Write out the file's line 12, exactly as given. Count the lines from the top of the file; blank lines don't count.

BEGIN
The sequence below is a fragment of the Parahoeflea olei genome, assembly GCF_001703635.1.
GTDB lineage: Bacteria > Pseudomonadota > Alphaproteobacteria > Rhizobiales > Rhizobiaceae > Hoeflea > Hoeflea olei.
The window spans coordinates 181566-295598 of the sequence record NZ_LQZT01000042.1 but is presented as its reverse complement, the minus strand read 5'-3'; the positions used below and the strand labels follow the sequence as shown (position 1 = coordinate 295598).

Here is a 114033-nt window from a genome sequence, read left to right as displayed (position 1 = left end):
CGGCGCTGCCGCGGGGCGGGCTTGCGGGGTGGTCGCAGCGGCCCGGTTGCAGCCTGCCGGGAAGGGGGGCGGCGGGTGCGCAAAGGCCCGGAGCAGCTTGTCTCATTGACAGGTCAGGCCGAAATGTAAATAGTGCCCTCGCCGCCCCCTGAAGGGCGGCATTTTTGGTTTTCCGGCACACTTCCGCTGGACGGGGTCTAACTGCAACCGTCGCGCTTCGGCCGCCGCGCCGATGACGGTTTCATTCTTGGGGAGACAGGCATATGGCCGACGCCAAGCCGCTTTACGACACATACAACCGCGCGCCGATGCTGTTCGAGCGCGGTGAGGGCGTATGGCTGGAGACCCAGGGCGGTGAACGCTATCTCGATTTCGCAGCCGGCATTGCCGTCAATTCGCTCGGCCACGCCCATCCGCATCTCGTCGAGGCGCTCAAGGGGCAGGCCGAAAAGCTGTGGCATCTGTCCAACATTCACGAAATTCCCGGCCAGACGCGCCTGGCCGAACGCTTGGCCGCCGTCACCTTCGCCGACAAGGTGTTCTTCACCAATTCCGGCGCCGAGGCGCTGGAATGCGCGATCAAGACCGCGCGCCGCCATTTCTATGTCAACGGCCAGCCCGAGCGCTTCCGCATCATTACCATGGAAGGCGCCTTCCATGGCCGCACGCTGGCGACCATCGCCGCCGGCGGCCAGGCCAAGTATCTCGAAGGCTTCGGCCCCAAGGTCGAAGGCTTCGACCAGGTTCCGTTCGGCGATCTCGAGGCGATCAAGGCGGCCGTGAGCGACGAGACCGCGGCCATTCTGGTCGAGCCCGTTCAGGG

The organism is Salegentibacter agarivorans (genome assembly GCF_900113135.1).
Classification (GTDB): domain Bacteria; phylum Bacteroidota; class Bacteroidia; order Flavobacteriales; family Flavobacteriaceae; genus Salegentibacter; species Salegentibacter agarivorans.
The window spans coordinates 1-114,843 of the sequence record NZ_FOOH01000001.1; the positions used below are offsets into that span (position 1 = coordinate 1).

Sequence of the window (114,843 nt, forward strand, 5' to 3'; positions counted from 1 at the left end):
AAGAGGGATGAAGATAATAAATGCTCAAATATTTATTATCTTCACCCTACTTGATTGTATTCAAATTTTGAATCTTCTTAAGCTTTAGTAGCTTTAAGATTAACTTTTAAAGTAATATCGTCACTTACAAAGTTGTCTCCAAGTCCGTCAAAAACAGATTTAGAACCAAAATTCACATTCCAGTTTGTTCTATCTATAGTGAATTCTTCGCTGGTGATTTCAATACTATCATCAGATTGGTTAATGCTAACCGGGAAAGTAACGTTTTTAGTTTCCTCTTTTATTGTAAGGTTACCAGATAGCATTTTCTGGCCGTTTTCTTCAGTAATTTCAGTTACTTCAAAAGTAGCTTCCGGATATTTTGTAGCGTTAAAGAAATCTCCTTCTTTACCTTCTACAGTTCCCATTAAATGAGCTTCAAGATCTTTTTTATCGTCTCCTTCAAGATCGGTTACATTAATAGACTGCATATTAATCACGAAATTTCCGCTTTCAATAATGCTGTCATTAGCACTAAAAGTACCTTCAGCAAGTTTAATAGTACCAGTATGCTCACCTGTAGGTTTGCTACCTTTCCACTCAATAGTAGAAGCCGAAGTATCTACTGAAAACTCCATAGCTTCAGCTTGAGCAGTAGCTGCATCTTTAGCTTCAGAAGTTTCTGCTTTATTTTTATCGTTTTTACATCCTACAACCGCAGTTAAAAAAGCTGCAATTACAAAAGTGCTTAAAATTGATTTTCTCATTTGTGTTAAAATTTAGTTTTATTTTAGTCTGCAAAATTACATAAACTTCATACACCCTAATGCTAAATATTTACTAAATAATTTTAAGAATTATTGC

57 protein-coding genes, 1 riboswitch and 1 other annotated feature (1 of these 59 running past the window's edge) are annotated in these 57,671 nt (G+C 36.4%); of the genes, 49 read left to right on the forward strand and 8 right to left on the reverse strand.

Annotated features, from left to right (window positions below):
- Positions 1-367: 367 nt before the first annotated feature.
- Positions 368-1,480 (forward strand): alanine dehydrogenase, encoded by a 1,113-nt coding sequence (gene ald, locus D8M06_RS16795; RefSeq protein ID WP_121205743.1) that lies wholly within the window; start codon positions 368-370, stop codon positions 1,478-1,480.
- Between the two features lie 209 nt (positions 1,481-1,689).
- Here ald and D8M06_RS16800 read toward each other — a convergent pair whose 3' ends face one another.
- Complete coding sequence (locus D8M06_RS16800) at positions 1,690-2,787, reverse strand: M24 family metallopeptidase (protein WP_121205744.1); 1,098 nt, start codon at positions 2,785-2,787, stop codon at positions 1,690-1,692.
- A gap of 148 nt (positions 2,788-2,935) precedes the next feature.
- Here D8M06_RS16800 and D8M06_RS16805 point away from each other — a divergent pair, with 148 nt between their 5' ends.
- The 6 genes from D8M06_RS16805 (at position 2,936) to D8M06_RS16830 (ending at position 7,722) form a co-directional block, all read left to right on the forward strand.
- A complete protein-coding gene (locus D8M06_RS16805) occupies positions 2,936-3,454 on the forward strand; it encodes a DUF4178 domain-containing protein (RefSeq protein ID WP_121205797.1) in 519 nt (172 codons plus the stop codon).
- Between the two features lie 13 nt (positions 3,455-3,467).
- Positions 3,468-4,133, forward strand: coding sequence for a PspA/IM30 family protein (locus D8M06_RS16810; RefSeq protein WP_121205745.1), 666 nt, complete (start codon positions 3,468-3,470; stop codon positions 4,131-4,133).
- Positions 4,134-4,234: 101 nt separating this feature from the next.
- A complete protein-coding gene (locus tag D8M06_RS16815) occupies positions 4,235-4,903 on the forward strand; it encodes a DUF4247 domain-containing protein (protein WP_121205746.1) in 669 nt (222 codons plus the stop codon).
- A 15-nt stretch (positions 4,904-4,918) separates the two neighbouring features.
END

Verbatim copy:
Annotated features, from left to right (window positions below):